Sea Glass Home - Sea Glass Colors - Blue Sea Glass

Blue Sea Glass

What makes blue glass blue?

Most of the glass we find on the beach comes from what we use in our daily lives. The largest percentage of glass is produced as bottles and jars, flat glass for windows, or for drinking glasses.

Generally speaking, all glass is made from sand. The glass we find on the beach is, so to speak, returning to it's natural home.

Glass is 100% recyclable, and us "seaglassers" are doing our part to recycle it. You bet!

Here's How Clear Glass Becomes Blue Glass

It takes a very, very hot temperature to melt sand into glass, so normally chemicals and minerals are added to reduce the melting temperature. Minerals are also added to strengthen the glass.

Glass made from sand that has some iron in it (most sand does have some) gives a greenish color to the glass. However, commercial glass production removes the iron and glass is normally colorless.

Colors such as blue, red, green, brown, orange, and yellow are produced by adding certain chemicals and/or minerals.

blue green sea glass wine beer bottle Bluish-green (beer and wine bottles) Iron
blue sea glass color Blue Cobalt
turquoise sea glass Turquoise Copper oxide

*See full chart of glass color composition

Is this blue or green sea glass?

medium turquoise or light blue sea glass

California Coast Cyan Blue Sea Glass

Actually, this sea glass is somewhere between blue and green. It's an equal mix of both, a color known as cyan. Is it turquoise? Perhaps.

The word turquoise (from the French word for Turkish)comes from a blue/green mineral of that name. However, turquoise leans slightly towards green.

It is accurate to say that it is cyan, though, and because cyan was formerly known as "cyan blue," we are putting it here on the blue page.

Our two grandaughters, Arianna and Kiley, found this very nice medium cyan or "turquoise" sea glass on La Selva beach near Santa Cruz, California.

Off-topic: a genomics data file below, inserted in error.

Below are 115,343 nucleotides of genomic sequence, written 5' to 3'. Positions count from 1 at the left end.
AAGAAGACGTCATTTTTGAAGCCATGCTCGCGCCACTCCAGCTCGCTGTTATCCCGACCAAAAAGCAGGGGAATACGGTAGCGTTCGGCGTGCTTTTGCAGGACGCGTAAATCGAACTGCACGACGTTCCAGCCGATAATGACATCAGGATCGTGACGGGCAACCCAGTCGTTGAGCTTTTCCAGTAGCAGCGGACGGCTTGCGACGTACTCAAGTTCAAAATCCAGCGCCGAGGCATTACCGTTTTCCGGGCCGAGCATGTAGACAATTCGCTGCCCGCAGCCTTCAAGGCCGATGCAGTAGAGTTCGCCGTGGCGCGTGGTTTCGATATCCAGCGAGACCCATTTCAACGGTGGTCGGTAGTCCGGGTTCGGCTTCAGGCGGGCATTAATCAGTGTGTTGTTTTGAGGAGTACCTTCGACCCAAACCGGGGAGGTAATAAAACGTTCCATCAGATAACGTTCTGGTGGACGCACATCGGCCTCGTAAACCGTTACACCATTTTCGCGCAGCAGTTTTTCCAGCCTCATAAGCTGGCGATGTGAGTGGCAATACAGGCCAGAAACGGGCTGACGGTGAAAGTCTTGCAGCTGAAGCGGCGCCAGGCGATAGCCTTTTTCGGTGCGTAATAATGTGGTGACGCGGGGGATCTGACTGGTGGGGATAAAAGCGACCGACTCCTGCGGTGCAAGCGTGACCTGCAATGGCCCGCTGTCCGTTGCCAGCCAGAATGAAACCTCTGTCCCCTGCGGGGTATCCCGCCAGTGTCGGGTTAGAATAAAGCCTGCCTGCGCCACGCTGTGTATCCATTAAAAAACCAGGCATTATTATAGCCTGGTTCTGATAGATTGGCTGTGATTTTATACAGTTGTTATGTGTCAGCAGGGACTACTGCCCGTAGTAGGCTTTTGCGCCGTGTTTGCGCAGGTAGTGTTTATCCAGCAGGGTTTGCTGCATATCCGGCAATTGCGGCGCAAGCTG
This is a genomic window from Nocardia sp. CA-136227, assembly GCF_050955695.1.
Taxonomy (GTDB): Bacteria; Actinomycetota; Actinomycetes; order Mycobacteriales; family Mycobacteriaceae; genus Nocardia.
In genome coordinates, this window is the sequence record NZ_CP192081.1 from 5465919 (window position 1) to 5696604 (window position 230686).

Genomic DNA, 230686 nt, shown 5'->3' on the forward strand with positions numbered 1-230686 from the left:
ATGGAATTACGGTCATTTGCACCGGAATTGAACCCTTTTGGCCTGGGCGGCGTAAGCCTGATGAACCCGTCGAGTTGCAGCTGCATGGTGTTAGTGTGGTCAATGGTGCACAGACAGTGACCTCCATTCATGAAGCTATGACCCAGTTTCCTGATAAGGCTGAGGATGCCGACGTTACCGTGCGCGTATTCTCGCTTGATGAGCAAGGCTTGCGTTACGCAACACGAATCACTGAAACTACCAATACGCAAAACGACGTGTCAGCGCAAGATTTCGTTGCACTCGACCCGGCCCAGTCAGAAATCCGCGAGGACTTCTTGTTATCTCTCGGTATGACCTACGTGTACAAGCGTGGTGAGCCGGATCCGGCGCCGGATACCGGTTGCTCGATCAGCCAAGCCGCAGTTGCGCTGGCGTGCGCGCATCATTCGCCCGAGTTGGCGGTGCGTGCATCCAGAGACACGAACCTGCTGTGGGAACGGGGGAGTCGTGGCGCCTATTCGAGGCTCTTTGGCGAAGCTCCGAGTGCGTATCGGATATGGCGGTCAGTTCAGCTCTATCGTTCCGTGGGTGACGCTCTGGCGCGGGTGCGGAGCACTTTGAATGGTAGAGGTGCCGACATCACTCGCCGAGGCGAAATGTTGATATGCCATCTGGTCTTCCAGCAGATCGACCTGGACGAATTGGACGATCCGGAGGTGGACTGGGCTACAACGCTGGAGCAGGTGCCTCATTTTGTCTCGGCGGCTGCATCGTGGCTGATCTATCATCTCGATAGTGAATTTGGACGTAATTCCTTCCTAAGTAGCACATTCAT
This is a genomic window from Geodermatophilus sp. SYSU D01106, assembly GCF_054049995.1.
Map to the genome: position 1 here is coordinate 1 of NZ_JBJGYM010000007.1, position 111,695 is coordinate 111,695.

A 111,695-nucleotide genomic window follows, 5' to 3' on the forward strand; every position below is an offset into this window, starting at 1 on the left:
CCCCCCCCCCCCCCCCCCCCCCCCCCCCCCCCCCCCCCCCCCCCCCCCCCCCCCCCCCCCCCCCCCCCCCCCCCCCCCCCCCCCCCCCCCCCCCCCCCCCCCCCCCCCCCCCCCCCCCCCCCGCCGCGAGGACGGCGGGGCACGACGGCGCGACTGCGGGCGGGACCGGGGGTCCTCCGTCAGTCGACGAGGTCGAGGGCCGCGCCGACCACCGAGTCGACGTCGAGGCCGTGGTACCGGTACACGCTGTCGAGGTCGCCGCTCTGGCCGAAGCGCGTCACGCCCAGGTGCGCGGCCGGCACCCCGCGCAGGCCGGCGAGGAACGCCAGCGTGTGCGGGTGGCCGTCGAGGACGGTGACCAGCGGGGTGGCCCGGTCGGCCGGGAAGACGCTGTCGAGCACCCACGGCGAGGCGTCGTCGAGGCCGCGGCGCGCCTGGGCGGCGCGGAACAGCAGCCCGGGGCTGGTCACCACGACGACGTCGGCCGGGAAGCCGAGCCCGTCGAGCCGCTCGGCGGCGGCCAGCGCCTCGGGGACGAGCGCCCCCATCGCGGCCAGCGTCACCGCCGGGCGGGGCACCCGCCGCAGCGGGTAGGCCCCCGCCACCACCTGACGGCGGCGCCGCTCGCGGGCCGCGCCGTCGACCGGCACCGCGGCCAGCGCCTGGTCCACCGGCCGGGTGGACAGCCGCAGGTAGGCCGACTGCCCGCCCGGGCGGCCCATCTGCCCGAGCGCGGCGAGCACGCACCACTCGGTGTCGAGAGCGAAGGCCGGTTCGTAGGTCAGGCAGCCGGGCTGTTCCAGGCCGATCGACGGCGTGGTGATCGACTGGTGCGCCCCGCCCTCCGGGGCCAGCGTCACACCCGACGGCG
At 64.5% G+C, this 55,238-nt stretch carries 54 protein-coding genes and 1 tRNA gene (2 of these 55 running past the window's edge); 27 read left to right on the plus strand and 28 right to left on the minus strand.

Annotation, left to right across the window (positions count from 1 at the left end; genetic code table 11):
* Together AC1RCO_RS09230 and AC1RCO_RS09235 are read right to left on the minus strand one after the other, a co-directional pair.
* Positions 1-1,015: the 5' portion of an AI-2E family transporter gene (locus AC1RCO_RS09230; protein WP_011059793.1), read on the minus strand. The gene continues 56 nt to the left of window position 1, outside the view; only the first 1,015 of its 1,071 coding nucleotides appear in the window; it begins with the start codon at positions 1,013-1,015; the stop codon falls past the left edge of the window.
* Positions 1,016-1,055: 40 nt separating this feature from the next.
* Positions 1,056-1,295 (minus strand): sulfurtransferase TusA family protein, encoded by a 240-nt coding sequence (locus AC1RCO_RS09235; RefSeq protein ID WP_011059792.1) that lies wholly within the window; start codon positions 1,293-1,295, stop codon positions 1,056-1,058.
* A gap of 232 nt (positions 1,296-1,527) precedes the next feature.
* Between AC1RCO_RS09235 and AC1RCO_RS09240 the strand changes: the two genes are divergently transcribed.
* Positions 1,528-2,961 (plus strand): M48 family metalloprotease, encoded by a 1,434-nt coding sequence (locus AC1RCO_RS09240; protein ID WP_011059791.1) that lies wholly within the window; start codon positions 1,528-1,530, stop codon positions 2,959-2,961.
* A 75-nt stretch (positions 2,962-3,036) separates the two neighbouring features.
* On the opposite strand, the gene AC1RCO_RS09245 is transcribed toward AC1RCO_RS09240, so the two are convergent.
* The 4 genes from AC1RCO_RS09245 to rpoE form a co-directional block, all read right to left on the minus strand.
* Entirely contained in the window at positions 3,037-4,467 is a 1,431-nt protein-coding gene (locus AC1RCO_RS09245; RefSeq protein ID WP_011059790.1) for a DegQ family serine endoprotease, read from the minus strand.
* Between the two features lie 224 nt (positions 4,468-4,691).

Although the beach is very sandy where they live, there are bluffs all along the beach that erode a little every year and so adding whatever glass shards may have been discarded on the tops of the bluffs in past years.

So, although the kids are recycling the old "trash" that they pick up on the shore, the beach is also being "fed" fresh shards that should become true collectible beach glass in future years, especially if the sea level rises a few inches over time. 

blue sea glass huanchaco beach

Blue shards of beach glass come in many hues and intensities, some of which are more familiar in beach glass (from old glass) than others. 

The piece shown above is a remarkably-refreshing cyan or "cyan blue" color.

To identify the particular hue of your sea glass, please see the sea glass color chart.

Puget Sound cobalt blue sea glass

Puget Sound Cobalt Blue

Turqoise sea glass

Pale Turquoise Blue in Beach Rocks. Fidalgo Island, Washington

Cobalt blue sea glass

Puget Sound Cobalt Blue with Ridges

Puget Sound cobalt blue sea beach glass

Pugent Sound Cobalt Blue

Puget Sound Cornflower Blue Sea Glass

Puget Sound Cornflower Blue

Whidbey Island Cornflower Blue Sea Glass

Whidbey Island Cornflower Blue Beach Glass

Cornflower Blue Beach Glass

Puget Sound Cornflower Blue Beach Glass

See also the specific pages on the following beach glass colors:


We love receiving your comments, but please read the notes below before posting. Thank you!

  • All comments are moderated. If you leave the page you won't see your comment until it is approved.

  • Select the "Post to Facebook" check box to be notified on FB when a reply has been posted.

  • If you scan the previous comments you may find an answer to your question. Click the "View X more" link at the bottom (if visible) to see all comments.

  • Photos - If you would like to include a photo, please use our Photo Forums.

  • Questions - If you have a question, it may already be answered. Please tap or click here to search of our site first.

Enjoy this page? Please pay it forward. Here's how...

Would you prefer to share this page with others by linking to it?

  1. Click on the HTML link code below.
  2. Copy and paste it, adding a note of your own, into your blog, a Web page, forums, a blog comment, your Facebook account, or anywhere that someone would find this page valuable.

OdysseySeaGlass relies on advertising to cover costs of sharing sea glass info from around the world. Purchasing from an ad on our site costs no more than directly and provides us with a few cents income.

You will see Google and Amazon ads as well a few other advertisers as you view our pages. .

Browse Our List of Recommended Sea Glass and Beach Books